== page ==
In the last week, Hels and I have been with some of the 36,000 South Sudanese Refugees currently pouring over the border into Uganda. It’s been an eye-opening experience as we see first-hand the realities of life for these victims of war.
It all started when a friend of ours who works for the UN invited us up to Adjumani on the border of South Sudan Our drive north from Kampala towards South Sudan was along atrocious roads- it took us 10 hours to travel 448kms. Every few minutes we passed isolated communities made up of half a dozen round mud huts with straw roofs. Many of these villages were the sites of IDP camps from the days of Uganda’s civil war. The people living out there are very poor. The only connection with the outside world is the odd MTN (local mobile phone network) sign and an occasional rusty bodaboda (motorcycle). Red dust covers everything and it’s extremely hot. It is into this landscape the South Sudanese are fleeing.
South Sudan, Africa’s newest nation is now the setting for Africa’s latest war. The fighting is mostly between the two biggest tribal groups, the Dinka and Nuer who are each backing their political leaders. For a good article with a more in-depth explanation of the causes of the conflict go here.
The fighting started just before Christmas and since then, there have been about 10,000 killed, mostly civilians. Half a million more have been displaced. Of the displaced some have left the borders of South Sudan where they’re being intercepted by the Ugandan army and UNHCR workers. They are then put on trucks and sent to the registration centre outside the town of Adjumani. We were told that 36,000 people have arrived there since Dec 16th and hundreds more are arriving daily. We felt so privileged to see the entire process live in action before us- from when a refugee arrives, to being registered, to the transition centre and finally the camp where they will live. Helen did a number of interviews on radio about it and you can listen to one of them here.
On arrival we came across a mass of tents lining one side of the road and crowds of people sitting under trees. We climbed an incomplete two storey, brick building to get a view of the surrounding countryside and the people living there. A crowd of children followed us upstairs. From this elevation we could see hundreds more tents, close packed, stretching back from the road. We found out that these were the illegal refugees, people who had fled across the border but had not registered themselves with the UNHCR. They’re still provided with tents and some basic facilities but cannot be processed and moved on until they’ve registered. These asylum seekers were mostly sitting in any shade available. All the while we were there the crowd of children around us grew. For many of them we were the first white people they’d seen.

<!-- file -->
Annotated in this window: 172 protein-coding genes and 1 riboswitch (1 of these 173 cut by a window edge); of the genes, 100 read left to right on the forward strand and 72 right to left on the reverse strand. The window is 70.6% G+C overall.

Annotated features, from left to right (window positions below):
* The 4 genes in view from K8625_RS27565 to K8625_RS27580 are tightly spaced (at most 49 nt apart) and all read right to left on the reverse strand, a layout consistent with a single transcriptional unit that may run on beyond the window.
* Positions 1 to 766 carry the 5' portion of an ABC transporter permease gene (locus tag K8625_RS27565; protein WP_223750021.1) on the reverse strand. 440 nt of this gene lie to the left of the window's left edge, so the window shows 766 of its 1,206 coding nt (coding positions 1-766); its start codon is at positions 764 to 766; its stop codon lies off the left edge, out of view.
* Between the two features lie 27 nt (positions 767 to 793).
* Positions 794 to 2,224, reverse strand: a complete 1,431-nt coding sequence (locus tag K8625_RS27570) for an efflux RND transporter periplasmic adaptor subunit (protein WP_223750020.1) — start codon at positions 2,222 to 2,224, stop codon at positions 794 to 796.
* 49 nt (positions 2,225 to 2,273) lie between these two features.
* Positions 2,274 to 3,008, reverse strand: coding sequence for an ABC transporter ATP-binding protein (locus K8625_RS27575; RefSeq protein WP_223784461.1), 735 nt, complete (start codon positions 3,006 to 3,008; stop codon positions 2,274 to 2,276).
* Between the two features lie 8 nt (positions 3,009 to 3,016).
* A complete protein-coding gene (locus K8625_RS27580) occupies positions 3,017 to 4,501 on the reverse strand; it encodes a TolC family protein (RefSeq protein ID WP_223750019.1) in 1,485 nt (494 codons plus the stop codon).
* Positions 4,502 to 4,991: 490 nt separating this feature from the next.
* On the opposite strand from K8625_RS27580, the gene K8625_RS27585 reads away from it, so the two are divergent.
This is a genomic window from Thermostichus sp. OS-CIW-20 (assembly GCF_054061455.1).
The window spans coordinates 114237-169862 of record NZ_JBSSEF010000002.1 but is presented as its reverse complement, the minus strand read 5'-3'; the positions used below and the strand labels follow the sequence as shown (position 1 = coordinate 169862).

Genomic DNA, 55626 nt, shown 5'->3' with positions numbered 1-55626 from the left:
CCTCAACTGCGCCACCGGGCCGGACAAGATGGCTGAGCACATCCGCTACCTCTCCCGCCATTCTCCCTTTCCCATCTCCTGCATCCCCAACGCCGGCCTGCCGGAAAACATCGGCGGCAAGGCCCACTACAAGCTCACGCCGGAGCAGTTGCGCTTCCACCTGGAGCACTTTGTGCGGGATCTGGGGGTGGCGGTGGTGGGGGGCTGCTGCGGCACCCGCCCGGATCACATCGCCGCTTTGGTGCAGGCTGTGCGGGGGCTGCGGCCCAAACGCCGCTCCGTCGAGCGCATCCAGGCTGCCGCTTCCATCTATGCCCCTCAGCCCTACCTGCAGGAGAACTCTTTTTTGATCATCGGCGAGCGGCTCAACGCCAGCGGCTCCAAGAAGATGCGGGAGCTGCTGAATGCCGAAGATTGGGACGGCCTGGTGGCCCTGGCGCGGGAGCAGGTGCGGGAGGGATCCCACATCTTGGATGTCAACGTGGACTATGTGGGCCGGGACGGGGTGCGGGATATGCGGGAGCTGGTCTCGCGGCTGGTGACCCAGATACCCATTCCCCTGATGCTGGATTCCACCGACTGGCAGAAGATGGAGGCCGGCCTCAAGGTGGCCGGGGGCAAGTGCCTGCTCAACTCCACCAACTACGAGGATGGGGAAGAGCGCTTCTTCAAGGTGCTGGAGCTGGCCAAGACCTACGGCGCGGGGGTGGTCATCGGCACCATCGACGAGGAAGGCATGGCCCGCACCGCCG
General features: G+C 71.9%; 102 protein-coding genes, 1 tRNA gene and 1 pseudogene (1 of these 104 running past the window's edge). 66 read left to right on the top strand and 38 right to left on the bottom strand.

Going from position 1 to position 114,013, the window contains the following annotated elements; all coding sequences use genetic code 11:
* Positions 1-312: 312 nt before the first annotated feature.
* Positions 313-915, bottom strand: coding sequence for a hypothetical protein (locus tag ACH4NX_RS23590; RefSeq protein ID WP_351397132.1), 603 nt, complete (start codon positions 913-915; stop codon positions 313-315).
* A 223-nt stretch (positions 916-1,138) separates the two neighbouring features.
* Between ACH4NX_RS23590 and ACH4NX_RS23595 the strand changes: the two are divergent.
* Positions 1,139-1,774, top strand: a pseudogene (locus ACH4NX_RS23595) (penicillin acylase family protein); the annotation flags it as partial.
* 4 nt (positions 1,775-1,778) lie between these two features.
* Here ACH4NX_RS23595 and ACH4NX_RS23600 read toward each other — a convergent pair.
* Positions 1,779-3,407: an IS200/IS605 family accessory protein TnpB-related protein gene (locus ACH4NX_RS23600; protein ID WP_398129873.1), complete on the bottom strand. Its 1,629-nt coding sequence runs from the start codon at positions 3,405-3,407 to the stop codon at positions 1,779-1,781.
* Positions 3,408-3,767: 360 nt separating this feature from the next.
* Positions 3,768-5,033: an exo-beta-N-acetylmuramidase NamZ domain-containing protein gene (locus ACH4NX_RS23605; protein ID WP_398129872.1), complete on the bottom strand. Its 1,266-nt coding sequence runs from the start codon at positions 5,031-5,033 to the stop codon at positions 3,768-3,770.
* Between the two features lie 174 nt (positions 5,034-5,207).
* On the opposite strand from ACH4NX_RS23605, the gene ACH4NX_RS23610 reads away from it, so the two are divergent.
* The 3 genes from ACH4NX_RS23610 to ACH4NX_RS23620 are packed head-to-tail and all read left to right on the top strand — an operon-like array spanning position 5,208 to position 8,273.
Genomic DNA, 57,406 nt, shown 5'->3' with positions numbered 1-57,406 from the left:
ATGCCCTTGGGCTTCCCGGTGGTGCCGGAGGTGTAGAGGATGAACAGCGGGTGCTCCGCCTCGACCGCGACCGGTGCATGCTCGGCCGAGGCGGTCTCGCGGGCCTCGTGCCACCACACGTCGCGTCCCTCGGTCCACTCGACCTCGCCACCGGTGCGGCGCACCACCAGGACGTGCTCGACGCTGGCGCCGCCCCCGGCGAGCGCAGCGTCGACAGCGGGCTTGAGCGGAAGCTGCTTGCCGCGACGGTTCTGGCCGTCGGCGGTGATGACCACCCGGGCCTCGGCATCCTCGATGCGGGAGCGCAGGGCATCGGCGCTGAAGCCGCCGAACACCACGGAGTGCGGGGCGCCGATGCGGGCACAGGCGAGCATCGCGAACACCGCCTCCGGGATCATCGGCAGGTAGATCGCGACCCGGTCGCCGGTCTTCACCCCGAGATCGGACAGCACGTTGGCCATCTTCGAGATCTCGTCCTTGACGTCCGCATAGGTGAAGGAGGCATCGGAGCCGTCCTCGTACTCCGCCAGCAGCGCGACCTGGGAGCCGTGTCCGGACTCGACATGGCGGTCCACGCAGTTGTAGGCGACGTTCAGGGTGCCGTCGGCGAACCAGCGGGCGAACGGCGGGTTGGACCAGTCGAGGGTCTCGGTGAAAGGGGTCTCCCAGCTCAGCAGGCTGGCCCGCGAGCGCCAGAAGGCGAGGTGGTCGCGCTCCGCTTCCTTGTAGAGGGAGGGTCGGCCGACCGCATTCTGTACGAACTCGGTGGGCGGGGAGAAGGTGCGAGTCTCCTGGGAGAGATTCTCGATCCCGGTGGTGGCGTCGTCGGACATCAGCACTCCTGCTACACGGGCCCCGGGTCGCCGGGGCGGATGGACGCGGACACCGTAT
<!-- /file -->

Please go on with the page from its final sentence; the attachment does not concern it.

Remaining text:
We left the registration centre for the
place the refugees are being settled ten kilometres down the road. Formed on the 3rd of January this is the newest refugee settlement in Uganda. To date 16,000 South Sudanese have been moved here. Once this settlement is full they’ll start another one. Each refugee family is given a plot of land (30ftx30ft) and some basic equipment such as gardening tools and plastic for roofing. Then they are left to start a new life, permanently if they want to. Again the quality of the land looked fairly terrible. The vegetation has been burned off. For now food is being supplied for these people too but the idea is that through time the quantity will diminish as the new community starts growing crops. While we were visiting some of the women were complaining that they didn’t know how to build a house and had no men to help them. There are very few men. We had it explained to us that many of the men accompanied their families to the Ugandan border before leaving them to go back and protect their houses or to fight. The vast majority of these refugees are women and children. Sadly, I don’t know how many of these families will be re-united.
A few things stood out to me as I processed all of this:
Firstly I was struck by the idea that the refugees have nothing to do, especially before they are settled. We saw them sitting in their tents or under trees, waiting. Some were playing cards, some were cooking food on charcoal fires but most were doing very little. I think boredom must be one of the hardest things for these people. Some will be waiting like this for some months, maybe longer. The heat is intense, the land scorched and the people uncertain for what the future holds.
We were very impressed by the work being done by the aid agencies up there and the UN. Refugees only started arriving a month ago and already many of them have been processed and moved to permanent refugee settlements. A massive number of tents have been brought in and set up. Food stations and water pumps are more or less keeping up with the demand- no small task. The general feeling was one of relative calm not desperation or chaos.
So what does all this mean for us and the organisation we work for? At present Tutapona has a team delivering the trauma rehabilitation program in the region around Gulu to those who were traumatised by Uganda’s civil war, but not yet to these new refugees. After a lot of prayer and careful consideration - Helen and I are moving up to live in Adjumani in one weeks’ time. We’ll be based there until the end of February and are tasked with working with the Office of the Prime Minister, the settlement commander and the UN to set up Tutapona and get our program off the ground. We can’t wait!